It’s cool, man. In the lead-up to announcing the shortlist for its 2023 induction class, the Rock and Roll Hall of Fame has revised its mission statement to be more interpretive of the concept of rock music. Greg Harris, president and CEO of the Rock Hall, revealed this change during a January 30 press conference, signaling that subsequent eligibility requirements for induction, as well as general representation at the museum in Cleveland, will no longer be dictated by the (very white, very male-dominant) golden age of classic rock.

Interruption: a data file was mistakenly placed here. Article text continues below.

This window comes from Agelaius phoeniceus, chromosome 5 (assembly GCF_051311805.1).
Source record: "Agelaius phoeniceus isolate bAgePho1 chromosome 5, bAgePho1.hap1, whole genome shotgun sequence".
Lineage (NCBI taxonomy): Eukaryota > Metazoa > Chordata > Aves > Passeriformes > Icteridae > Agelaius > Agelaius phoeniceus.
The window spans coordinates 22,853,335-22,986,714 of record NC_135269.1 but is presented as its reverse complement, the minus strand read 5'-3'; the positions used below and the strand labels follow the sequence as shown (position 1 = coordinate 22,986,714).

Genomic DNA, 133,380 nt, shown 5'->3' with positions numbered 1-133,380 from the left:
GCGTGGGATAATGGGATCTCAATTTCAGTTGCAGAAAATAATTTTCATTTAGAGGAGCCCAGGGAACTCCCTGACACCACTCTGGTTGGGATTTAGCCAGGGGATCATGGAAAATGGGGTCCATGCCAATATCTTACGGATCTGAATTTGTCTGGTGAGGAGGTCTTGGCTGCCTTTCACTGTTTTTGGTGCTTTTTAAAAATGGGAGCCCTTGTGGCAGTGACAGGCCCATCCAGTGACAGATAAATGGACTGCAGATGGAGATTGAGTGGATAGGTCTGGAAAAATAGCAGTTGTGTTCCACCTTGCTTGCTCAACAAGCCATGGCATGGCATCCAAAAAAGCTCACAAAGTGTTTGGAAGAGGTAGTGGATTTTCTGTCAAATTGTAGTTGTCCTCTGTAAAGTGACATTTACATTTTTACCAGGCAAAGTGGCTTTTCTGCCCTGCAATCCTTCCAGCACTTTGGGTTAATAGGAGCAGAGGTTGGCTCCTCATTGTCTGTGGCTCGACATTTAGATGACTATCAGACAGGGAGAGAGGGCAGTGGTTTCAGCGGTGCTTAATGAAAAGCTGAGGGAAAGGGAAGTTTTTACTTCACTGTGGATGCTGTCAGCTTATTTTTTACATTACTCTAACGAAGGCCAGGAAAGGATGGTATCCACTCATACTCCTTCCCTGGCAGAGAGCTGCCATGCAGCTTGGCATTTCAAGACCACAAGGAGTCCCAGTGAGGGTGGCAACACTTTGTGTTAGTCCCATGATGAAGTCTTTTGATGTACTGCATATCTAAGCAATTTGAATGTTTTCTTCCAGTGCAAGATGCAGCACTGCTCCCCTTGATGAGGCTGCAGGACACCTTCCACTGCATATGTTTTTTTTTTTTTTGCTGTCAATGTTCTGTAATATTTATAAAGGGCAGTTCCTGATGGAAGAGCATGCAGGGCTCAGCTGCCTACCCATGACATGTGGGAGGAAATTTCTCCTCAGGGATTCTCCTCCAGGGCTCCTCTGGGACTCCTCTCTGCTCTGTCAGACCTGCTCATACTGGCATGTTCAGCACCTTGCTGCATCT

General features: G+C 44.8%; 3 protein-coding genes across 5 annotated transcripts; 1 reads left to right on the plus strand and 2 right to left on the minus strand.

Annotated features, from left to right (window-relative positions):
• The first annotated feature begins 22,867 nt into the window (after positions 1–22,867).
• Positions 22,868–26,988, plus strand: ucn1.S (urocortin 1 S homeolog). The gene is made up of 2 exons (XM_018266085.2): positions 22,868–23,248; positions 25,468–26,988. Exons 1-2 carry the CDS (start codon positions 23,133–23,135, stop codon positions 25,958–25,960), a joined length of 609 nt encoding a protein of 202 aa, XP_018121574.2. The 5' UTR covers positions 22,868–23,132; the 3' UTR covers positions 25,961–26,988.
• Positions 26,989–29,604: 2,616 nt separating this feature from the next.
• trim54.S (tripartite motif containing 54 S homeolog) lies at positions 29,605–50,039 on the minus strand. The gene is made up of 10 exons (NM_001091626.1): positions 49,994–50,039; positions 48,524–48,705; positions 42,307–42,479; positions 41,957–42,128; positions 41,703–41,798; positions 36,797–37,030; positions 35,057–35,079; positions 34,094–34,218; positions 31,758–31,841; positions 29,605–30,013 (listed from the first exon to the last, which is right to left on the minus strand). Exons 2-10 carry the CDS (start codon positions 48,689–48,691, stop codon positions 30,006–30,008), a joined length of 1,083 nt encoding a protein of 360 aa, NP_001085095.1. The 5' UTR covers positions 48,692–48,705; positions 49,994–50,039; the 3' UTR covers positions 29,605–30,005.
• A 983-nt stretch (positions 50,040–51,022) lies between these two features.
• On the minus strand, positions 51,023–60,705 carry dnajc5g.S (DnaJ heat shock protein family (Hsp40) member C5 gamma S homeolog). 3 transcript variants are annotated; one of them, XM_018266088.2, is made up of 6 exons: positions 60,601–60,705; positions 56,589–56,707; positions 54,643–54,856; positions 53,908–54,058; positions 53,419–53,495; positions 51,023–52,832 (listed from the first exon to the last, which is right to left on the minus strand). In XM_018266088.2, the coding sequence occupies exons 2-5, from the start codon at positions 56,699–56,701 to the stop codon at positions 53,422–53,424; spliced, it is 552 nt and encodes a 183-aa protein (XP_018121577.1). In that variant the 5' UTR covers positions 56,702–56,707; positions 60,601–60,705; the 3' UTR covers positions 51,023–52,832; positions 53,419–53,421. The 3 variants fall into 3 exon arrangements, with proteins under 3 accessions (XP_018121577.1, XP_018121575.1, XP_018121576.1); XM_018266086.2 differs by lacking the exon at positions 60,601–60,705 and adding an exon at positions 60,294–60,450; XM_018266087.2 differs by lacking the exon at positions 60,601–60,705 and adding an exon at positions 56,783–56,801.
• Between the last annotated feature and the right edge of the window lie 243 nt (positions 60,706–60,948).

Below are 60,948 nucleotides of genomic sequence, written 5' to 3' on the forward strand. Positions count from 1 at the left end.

“Born from the collision of rhythm and blues, country, and gospel, rock and roll is a spirit that is inclusive and ever-changing,” reads the new mission, which now “celebrates the sound of youth culture and honors the artists whose music connects us all.” The “youth culture” verbiage is a direct callback to the Rock Hall’s response to last year’s Dolly Parton debacle, during which it argued she was worthy of being inducted despite her belief that she wasn’t a rock artist. (Parton ended up accepting and attending her ceremony in grand style.) “Music connects us all,” meanwhile, seems to function as a blanket statement of universal popularity and would work in favor of artists such as Lionel Richie, whose recent induction put many critics in a grousing mood. The 2023 shortlist will be unveiled on February 1 and, with these changes, is bound to be the most bonkers one thus far.